London's Healing

London is healing, as I experienced during a long week-end in the UK capital. At Balham Community Church's fiftieth birthday celebration for Des Figueiredo I sat next to Bernadette O'Farrell, the Chair of Citizens UK . This alliance of schools and universities, churches, mosques and synagogues has been out in the streets listening to those who were caught up in the recent mass looting. Large numbers of people have taken little actions to support victims and build local community. London Citizens now has 200 Safe Places where young people who are in fear of gang leaders, parents or drug pushers may go. Des, who is Vice Chair of Citizens Balham, was presented with a large mounted photo of the time when he helped lead local people in singing carols in Tate Modern until they agreed to pay a living wage to their cleaning staff. Trained teams in each member community carry out a Listening Campaign. Through thousands of conversations they uncover common concerns, hopes and fears. They find powerful storie and discover new talent and leadership in their communities.

On my return to my university accommodation I walked among crowds that thronged the south bank for The Thames Carnival. Costumed energizers from every imaginable ethnic background pranced and paraded over Blackfriars Bridge and towards Westminster and every face was smiling.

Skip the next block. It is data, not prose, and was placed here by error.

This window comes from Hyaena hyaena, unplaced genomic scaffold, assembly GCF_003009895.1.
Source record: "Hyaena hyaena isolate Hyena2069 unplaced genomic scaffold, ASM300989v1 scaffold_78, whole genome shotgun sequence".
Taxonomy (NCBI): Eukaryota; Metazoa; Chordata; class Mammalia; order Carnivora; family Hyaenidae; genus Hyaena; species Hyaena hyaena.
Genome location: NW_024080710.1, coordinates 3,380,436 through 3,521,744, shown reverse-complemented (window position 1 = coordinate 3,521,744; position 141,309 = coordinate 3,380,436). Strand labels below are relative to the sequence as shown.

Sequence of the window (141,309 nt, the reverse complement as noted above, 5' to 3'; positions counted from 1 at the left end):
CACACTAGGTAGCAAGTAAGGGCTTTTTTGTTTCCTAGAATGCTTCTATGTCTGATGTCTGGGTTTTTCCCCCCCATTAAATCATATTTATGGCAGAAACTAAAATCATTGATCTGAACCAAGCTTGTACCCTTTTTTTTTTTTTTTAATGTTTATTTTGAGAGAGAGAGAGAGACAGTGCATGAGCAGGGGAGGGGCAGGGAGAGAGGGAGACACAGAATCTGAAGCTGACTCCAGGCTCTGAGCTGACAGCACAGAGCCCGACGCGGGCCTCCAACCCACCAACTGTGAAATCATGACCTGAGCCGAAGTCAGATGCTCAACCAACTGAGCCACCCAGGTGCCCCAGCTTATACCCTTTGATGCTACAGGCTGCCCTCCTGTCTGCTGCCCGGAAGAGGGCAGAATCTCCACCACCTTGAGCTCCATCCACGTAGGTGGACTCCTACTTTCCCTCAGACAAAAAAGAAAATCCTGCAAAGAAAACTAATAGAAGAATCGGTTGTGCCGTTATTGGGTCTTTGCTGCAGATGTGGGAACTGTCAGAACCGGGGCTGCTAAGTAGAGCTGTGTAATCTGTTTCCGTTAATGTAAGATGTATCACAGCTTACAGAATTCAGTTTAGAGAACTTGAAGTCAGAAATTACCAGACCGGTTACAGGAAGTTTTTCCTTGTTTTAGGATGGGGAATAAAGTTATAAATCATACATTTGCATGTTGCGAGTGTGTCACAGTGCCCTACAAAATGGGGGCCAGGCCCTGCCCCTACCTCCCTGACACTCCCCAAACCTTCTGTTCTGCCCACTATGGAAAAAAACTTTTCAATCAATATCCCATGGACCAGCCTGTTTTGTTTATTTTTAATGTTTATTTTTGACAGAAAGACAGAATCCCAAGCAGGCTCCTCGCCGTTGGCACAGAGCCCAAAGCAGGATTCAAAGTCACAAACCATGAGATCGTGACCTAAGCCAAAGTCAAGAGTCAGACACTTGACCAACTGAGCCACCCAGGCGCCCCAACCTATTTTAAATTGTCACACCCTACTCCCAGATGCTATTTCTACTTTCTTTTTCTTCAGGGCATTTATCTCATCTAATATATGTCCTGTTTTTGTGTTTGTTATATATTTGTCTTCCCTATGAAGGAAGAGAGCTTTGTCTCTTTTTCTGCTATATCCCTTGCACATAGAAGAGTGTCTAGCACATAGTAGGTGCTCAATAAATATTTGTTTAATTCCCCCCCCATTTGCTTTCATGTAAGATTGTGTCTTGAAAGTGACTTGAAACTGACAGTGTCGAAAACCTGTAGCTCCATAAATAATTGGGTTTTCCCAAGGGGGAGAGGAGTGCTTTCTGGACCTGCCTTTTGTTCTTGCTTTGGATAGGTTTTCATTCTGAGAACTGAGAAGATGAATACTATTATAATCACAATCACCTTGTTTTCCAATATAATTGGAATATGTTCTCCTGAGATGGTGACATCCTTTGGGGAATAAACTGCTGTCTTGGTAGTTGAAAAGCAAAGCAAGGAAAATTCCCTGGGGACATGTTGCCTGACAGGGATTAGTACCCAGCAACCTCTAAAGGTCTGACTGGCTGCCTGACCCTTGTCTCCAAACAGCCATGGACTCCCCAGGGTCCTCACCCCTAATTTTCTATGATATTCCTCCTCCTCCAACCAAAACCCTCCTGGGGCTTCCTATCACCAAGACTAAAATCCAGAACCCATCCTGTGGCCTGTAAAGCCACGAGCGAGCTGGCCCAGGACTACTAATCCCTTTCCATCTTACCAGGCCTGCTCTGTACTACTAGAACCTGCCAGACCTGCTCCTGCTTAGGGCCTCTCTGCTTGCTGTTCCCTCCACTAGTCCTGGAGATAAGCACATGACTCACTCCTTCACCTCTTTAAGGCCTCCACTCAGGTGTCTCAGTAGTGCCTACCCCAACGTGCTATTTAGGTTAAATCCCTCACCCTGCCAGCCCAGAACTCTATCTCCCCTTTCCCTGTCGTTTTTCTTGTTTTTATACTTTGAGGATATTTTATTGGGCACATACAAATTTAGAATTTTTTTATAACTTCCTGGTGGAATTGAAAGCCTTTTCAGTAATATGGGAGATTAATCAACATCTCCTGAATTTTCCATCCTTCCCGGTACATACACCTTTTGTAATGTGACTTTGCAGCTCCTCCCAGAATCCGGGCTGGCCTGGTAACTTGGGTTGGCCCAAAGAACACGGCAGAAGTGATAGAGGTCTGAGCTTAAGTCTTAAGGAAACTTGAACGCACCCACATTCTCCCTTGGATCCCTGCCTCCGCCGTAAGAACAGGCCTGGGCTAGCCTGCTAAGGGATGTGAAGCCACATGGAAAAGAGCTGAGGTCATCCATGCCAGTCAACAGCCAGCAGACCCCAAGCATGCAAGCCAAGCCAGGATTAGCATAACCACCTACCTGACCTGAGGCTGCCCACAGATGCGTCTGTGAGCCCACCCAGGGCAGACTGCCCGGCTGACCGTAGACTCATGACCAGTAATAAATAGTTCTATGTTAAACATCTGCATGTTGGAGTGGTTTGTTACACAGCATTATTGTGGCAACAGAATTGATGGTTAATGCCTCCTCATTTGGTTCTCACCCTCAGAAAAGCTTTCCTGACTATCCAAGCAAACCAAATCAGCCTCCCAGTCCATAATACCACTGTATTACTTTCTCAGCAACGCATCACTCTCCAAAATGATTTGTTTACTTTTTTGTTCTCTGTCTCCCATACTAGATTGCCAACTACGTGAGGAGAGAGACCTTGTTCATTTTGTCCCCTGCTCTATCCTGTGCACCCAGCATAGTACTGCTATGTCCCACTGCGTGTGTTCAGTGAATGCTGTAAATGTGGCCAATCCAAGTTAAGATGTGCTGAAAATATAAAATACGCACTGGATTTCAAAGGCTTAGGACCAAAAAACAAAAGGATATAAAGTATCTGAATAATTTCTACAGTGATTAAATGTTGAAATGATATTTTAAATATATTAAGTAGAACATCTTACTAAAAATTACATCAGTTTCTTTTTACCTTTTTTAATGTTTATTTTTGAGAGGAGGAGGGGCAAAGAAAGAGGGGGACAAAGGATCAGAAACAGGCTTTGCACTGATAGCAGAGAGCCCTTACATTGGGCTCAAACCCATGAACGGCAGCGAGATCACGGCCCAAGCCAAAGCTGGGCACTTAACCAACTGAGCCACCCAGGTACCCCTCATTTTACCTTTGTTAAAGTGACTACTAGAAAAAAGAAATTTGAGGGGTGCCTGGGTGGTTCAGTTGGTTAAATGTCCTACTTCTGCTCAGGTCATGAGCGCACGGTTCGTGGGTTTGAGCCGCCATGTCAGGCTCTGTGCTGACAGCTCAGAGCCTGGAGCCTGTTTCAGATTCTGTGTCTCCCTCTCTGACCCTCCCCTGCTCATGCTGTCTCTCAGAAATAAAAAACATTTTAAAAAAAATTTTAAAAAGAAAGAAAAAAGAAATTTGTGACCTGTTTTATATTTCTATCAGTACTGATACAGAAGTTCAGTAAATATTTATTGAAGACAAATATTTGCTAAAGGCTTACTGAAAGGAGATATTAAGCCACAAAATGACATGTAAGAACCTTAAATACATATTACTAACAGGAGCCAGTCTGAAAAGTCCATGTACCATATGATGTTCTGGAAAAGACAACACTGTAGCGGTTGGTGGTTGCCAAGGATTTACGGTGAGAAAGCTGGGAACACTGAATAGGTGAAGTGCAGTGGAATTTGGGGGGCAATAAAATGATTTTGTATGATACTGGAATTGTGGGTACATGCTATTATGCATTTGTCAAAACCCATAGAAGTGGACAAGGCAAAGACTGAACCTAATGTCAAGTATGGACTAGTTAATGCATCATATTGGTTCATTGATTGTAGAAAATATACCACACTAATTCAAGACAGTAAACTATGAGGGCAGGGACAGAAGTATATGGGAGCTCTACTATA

This visit was part of my annual stimulus in the big city, when I combine spiritual direction or attendance at an invited event with a day or two to let my hair down. I was spellbound by Trevor Nunn's production of Shakespeare's The Tempest and by We Will Rock You (don't tell anyone), not to mention the British Museum's fantastic exhibition Treasures of Heaven. There were seven sections. It was nice for a Lindisfarne guy that Saint Cuthbert and Thomas a Becket filled one whole section.

London can be a place for pilgrims. As I stepped off the bus at Moorgate I decided I would attend any church whose bell summoned me. The church was that of St. Magnus the Martyr, with a sung high mass in Latin and English led by Monsignor the Rector. And it was Church of England. Pilgrims can walk beside the Thames and visit a network of city churches that stay open each day. At St. Pancras, don't miss the Friends House. The Quakers provide excellent earth-friendly food, reading and quiet places. Cycleways in London are brilliant.

It's such a pity the trains don't work - 90 minutes delay because of a tree on the line; transfer to an already crowded train; that train delayed 90 minutes because of a kite in the power lines. Why not replace trees with bushes beside rail tracks? Perhaps, living on a tidal island, I can claim compensation for lost nights? Roll on holistic planning and praise God anyway.

Posted at 00:15am on 13th September 2011
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